While the Sunshine's State idea of winter usually entails 50-60-degree weather, that doesn’t stop us from getting hyped for the colder season. We break out the pumpkins, the Harry Potter scarves, and the cute boots even if we’re sweating by the end of the day. This season, however, Floridians will probably just be retreating back to their pools, as November temperatures in Florida are predicted above average this year, and it’s having a big impact on the state’s whole ecosystem.
Accuweather reported this morning that the little reprieve of cooler temps and lower humidity was officially in the rearview mirror with digits soaring back up to the 90s for almost the entire month of November. This month's temps usually hang round 78 for highs in Florida, so these predictions are pretty concerning.
In fact, it's been hotter than Death Valley recently.
The rising temperatures have a direct impact on the state's delicate ecosystems. With the rise of heat-trapping greenhouse gases flooding the air, and when carbon dioxide reacts with the water’s surface, it forms carbonic acid.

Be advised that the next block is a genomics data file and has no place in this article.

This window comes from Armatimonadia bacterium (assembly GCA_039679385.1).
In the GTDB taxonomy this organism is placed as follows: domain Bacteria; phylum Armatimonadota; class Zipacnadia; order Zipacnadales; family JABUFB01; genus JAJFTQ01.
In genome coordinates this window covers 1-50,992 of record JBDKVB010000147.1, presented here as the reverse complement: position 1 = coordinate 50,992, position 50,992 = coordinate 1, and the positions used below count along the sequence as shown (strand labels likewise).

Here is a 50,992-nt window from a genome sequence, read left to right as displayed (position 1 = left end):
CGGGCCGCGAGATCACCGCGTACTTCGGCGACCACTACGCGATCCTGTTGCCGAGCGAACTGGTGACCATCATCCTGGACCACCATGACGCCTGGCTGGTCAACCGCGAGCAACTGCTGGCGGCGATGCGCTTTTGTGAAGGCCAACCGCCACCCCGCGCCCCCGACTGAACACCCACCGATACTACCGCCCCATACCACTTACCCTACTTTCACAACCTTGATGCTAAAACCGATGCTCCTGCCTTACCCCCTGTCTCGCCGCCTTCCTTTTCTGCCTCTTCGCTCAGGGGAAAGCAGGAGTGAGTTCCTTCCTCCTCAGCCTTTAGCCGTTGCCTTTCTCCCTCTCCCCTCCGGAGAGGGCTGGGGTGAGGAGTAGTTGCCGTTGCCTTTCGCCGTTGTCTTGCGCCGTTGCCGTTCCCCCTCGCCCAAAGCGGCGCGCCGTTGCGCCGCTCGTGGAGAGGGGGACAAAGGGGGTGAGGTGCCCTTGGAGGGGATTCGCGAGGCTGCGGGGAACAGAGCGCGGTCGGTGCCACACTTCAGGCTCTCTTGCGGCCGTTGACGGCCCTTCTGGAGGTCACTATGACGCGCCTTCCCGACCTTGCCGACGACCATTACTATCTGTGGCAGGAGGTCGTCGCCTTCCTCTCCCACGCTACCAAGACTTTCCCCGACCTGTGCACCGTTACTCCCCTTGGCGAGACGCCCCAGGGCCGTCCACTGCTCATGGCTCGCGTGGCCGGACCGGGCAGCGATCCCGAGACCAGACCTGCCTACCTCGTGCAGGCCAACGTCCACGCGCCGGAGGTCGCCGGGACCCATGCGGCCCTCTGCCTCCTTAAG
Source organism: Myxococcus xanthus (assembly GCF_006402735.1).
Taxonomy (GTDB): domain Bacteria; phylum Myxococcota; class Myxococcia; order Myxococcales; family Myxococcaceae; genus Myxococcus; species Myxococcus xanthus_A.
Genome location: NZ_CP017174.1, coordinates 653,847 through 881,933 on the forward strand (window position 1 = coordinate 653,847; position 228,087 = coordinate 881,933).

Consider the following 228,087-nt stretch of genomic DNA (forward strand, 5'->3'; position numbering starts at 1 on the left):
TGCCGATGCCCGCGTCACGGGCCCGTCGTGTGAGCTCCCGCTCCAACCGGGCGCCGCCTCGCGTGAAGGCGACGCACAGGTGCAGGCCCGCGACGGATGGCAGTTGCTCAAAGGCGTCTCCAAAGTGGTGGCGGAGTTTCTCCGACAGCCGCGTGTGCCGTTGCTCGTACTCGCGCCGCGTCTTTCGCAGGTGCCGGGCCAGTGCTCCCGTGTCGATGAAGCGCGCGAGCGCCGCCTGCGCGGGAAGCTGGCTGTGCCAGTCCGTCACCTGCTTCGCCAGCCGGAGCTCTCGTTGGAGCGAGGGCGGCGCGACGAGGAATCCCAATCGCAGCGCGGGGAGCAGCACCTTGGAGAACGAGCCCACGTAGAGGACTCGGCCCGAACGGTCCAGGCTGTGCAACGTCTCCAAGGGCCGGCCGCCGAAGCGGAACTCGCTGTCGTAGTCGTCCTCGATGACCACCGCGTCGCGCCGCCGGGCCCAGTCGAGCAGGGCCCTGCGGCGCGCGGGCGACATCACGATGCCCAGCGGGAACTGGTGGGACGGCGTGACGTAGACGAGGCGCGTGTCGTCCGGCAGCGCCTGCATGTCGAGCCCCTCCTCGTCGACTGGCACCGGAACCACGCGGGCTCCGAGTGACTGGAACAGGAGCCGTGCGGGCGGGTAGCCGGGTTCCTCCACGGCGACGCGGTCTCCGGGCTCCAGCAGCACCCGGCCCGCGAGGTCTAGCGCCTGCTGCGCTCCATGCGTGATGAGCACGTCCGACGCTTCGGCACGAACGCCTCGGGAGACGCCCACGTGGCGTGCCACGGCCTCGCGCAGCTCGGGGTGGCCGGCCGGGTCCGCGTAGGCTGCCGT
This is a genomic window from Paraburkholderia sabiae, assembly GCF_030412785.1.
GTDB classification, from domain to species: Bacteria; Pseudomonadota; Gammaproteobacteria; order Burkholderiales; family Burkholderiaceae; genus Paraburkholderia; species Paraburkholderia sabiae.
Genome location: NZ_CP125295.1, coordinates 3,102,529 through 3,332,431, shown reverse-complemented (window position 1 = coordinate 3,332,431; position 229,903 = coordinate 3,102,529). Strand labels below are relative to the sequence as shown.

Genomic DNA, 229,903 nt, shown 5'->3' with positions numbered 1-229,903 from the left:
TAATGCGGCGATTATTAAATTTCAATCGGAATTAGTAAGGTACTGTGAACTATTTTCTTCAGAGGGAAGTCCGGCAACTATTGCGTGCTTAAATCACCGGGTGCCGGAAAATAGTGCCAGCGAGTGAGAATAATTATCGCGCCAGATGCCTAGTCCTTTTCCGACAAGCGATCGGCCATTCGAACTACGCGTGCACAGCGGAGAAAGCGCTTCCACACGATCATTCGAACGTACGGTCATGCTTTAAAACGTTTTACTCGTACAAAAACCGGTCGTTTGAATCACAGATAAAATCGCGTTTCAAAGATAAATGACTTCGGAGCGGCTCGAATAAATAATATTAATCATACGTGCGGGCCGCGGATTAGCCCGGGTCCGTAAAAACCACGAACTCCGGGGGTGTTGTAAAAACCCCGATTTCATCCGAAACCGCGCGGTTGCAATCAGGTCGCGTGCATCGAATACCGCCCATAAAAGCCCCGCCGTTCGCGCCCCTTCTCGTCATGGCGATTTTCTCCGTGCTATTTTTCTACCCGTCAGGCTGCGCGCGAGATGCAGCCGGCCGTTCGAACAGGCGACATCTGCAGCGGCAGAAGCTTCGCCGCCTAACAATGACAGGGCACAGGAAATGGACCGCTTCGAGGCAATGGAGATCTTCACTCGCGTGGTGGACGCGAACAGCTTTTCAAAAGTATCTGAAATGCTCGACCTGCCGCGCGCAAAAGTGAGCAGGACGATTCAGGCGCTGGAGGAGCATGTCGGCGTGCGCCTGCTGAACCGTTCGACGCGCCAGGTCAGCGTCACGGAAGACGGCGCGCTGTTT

As the oceans become more acidic, it makes for the perfect environment for the dreaded red tide to bloom.
Acidic ocean water, combined with toxic fertilizer runoff, has been killing marine life in alarming numbers since last year and also impacts the water that local communities use.
This will also damage coral reefs and impact other marine life, and the hotter temperatures evaporate the water of the everglades at a faster rate than they can replenish, drying them out rapidly.
While Floridians will have to tough it out this upcoming month, we can hope for cooler weather later into the season. While it may not feel like winter, you can check out these cool things to do around Disney in the wintertime, or cool off with these crazy pools.